We imagine walking up a hill, yearning for the sun’s gaze to show us the path to tranquility.
We dream of sweeter times, breathe in the past that gave us good fortune.
We grow fond of that which is not good for us, and we know it.
But it doesn’t matter, for once the damage begins, it is not easily undone.
Thus we spiral downward, in a turmoil the mind unleashes upon us in a frantic attempt to keep us salient, and sane.
And yet. We find a glimmer of something. A presence within that desires to guide us, to take us home.
But we have no idea how to reach that presence. For it is hidden in the recesses of that which we have allowed to mask us.
The mask is meant to hide the torment, yet we find that the mask is itself yet another torment in and of itself.
We are stultified, hopeless, broken in our inner paralysis.
Thus we accept it as normal, to be acquiesced to, not to be undone.
But this is a lie. The pain does have the capacity to end us, both literally and figuratively.
It is the pain that paralyzes. We have all felt this.
It screams both within and without, surrounding us with its venom.
We beseech it to leave, to depart at once and never return. But it will not do so.
So we learn to live with it, hide it, tuck it away in the fabric of our soul. Hoping for a miracle, a gift from the heavens.
And we stop. We cease our efforts, and do no more.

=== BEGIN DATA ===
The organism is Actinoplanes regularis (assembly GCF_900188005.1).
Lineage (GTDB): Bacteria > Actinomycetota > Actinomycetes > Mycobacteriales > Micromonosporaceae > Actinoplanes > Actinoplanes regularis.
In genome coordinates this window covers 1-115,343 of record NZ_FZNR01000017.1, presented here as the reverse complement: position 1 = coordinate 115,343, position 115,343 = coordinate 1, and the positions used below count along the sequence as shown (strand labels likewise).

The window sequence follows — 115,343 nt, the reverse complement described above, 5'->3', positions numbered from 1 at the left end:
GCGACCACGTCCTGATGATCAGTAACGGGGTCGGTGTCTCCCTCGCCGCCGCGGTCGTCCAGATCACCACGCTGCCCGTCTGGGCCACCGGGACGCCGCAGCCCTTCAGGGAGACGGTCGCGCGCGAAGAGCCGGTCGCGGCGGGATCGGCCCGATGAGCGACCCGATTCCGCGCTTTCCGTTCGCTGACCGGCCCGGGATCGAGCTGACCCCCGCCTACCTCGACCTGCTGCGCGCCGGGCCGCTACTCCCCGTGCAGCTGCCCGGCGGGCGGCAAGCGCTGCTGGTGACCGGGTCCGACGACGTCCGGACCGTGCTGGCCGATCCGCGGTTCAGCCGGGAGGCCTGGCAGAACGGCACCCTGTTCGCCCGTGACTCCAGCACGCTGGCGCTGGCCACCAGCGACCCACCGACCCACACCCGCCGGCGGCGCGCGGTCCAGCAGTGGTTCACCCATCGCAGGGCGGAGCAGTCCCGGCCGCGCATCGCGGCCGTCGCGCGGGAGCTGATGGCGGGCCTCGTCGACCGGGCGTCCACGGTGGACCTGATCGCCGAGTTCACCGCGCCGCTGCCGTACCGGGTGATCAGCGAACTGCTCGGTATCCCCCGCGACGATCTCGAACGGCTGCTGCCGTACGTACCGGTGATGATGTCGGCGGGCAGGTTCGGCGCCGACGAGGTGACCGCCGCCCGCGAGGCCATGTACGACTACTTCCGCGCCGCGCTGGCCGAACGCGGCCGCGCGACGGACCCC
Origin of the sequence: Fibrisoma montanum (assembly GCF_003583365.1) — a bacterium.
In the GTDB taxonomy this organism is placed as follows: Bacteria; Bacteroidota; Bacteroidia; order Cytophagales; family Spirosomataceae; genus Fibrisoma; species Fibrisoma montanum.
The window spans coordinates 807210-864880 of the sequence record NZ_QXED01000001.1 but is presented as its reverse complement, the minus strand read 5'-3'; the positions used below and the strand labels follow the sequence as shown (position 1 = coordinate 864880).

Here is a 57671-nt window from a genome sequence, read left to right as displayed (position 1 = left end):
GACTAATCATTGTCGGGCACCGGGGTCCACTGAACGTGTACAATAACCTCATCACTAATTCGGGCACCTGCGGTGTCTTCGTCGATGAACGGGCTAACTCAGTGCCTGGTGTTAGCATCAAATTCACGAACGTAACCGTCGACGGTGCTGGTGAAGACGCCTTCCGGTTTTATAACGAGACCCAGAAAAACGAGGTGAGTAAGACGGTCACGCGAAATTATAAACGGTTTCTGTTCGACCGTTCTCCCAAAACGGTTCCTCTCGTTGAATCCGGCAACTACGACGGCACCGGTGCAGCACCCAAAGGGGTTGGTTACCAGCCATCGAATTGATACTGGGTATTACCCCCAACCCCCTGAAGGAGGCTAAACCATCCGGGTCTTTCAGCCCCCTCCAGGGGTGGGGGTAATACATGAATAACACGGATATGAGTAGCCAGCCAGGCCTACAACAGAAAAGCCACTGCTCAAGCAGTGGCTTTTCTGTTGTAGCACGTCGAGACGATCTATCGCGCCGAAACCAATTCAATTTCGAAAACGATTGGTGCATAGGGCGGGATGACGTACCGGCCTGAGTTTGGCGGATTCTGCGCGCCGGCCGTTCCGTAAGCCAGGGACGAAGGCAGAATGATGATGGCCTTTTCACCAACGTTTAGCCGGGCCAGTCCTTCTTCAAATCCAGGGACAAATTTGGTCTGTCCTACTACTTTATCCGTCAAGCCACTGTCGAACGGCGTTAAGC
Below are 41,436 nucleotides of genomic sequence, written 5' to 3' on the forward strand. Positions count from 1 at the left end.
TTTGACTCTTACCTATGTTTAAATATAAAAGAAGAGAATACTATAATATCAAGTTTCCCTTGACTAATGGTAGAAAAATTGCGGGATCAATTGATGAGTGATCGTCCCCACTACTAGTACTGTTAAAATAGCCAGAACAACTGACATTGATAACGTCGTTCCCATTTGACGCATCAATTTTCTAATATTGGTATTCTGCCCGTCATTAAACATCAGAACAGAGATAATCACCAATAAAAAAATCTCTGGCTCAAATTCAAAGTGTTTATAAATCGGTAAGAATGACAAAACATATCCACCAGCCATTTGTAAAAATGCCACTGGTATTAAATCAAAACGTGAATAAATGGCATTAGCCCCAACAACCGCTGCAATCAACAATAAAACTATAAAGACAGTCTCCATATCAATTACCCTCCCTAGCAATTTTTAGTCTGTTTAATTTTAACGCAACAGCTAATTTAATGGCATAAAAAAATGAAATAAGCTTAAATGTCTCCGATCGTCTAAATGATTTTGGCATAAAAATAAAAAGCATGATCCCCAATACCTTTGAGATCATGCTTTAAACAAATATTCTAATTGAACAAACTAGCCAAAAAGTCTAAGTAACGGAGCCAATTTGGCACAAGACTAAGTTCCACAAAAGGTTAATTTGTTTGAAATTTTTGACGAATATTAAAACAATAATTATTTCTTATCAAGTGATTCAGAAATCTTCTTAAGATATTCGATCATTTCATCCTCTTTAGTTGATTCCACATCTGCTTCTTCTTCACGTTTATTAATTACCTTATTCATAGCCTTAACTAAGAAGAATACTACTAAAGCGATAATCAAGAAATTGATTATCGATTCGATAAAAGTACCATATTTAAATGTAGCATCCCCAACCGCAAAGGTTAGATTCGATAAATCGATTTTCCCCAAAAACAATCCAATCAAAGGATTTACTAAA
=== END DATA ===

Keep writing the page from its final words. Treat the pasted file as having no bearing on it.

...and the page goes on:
This is where it ensures its victory over us. We have the taken the first step, correctly, but we fail to recognize that we’re on the right path. This is one of its greatest tactics, as it works perniciously well, over and over and over again.
Though if we were to proceed forward, to meet it where it is and face it, it would begin to be revealed for what it really is.
A pain. A horrific, tragic, monstrous pain. But nothing more, and nothing less.
It is not an actual entity, nor is it some sort of illusion. It is real. Denying this secures it victory. But it cannot destroy us without our permission, and this is extraordinarily difficult to accept.
It is our responsibility, and it is not.
It is our burden, and it is our greatest challenge.
Yes, life has burdens. Not everything is good. Not every challenge will be overcome. In fact, most won’t.
This is scandalous.
This is why we delight—and envy—in the success of those around us.
But we do not really see them most of the time, and they do not really see us.
That requires focus. Fortitude. Discipline. Listening. Compassion. Vulnerability. And love. True, patient, resilient love.
These are not what we want to focus on. We want to delight in the externals, giving credence to the greatest facade of the age.
The facade that life is not difficult. That we are not broken. And that we can—and should—have everything we want.
The pain that paralyzes us is often a mirror image of that which we most hate about ourselves.
A colluding reality
A seismic shift in the cosmos
A penetrating weakness, like a canvas not yet completed, but hindered by the desecrating self-judgment of the artist in front of it.
Come with me.
Tell me who you are.
Let us love one another.
Give me your fractured state, and I will embrace you.
This will cause the pain to begin to flee. It won’t be conquered, but it will be weakened. Weakened by grace, by joy, by perseverance.
And you will begin to be found.